Book Review: The Three Signs of a Miserable Job

By Scot Herrick | Book Reviews

May 22

Over the course of a couple of years, I’ve become a fan of author Patrick Lencioni. His books have taken a present-day theoretical look at corporate culture and presented them in an unorthodox way: by weaving the theory into a fable. Then presenting the theory after the fable is done.

It is storytelling in a way that helps the reader see some of the context within the theory itself.

Unfortunately, for Cubical Warriors, most of the previous theory is for upper management – CEO’s (who, with as much written to them, must be the dumbest people on the planet…) and senior executives reporting to the CEO.

The Three Signs of a Miserable Job – a Fable for Managers (and their employees) is a different book because the orientation is the first level manager. And employees.

While the orientation is for managers, I think the stronger lessons are for employees. Yes, here is a manager helping employees engage in their work, but it is also a book that can help employees understand if they are in a miserable job – and why.

The premise

Our hero, a former senior executive, decides to take over managing the local pizza delivery restaurant found in the town of their new home. The restaurant, of course, is in shambles for food and service. The book follows this manager’s struggle to turn the employees around to a way that supports the business. He works with three principles of a miserable job: anonymity, irrelevance, and “immeasurement” (a new word).

The principles

Anonymity is simple:

“People cannot be fulfilled in their work if they are not known…people who see themselves as invisible, generic, or anonymous cannot love their jobs, no matter what they are doing.”

Irrelevance is not knowing how their work matters.

“Without seeing a connection between the work and the satisfaction of another person or group of people, an employee simply will not find lasting fulfillment.”

And immeasurement is not knowing how to measure progress by the employees themselves.

Employees “cannot be fulfilled in their work if their success depends on the opinions or whims of another person, no matter how benevolent that person may be. Without a tangible means for assessing success or failure, motivation eventually deteriorates as people see themselves as unable to control their own fate.”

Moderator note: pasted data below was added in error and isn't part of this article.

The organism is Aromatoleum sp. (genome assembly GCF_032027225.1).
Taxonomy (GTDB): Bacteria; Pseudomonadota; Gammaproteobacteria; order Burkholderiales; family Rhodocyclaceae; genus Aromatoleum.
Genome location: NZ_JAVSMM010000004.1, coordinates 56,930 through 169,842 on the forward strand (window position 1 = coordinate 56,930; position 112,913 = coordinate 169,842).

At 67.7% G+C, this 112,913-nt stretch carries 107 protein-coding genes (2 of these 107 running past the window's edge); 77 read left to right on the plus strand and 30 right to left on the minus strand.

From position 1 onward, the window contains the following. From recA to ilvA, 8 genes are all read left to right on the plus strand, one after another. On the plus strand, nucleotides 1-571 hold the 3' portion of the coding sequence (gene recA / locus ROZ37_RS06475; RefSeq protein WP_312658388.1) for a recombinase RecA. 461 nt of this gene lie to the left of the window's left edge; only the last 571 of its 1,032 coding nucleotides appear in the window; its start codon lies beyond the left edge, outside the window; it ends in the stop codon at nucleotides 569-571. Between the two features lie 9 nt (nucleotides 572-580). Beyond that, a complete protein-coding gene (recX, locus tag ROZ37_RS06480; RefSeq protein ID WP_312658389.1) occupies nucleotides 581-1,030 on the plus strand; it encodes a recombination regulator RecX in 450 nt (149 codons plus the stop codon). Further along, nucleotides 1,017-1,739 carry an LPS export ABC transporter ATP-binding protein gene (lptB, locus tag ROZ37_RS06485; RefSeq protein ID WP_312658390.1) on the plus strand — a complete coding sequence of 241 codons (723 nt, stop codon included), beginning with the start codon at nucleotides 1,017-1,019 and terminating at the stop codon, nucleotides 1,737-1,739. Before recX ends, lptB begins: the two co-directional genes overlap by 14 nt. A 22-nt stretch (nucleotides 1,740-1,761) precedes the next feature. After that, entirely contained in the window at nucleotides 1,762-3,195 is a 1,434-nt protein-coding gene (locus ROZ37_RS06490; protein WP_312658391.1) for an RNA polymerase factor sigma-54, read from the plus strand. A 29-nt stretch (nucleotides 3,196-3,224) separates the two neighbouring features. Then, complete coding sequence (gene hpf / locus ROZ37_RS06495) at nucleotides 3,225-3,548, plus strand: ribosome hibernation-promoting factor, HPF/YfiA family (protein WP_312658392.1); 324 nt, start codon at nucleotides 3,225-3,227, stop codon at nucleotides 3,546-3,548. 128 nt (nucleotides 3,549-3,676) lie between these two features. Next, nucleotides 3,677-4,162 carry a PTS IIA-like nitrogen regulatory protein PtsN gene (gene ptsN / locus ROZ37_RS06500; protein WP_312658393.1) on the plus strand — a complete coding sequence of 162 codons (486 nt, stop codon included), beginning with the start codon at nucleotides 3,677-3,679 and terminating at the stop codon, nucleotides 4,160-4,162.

The review

This was an important book for me on many different levels. First, the ideas here are easy to remember. Too often we overcomplicate our work or managers over complicate what is important.

Second, the theory matches business needs with personal fulfillment needs. Business meets Maslow. Too often, management theory is all about games playing and shuffling employees around on an imaginary chessboard like it means something.

The lack of employee engagement in corporations is pervasive and this theory tells us exactly why: corporate management is not connecting with personal fulfillment needs. The book provides a road map for reconnecting with personal fulfillment needs.

Third, these three principles tell the unengaged Cubicle Warrior why. Or why you suffer from “Corporate Induced Depression” – those Sunday nights of dread, the inability to focus on the work while at work and wondering why a different job isn’t thrilling.

The principles also provide a great way to discover culture in an organization by focusing on these three ideas. Whether it is interviewing for a different position, a different company, or a different profession, working with these three ideas will help you evaluate the culture you will have with something new.

The rating

Five out of five cubes. This is a must-read book for people who work in cubes. The book provides a framework to evaluate your feelings about and at work in a way that helps you move to the right work – and management – for you.

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About the Author

Scot Herrick is the author of “I’ve Landed My Dream Job–Now What???” and owner of Cube Rules, LLC. Scot has a long history of management and individual contribution in multiple Fortune 100 corporations.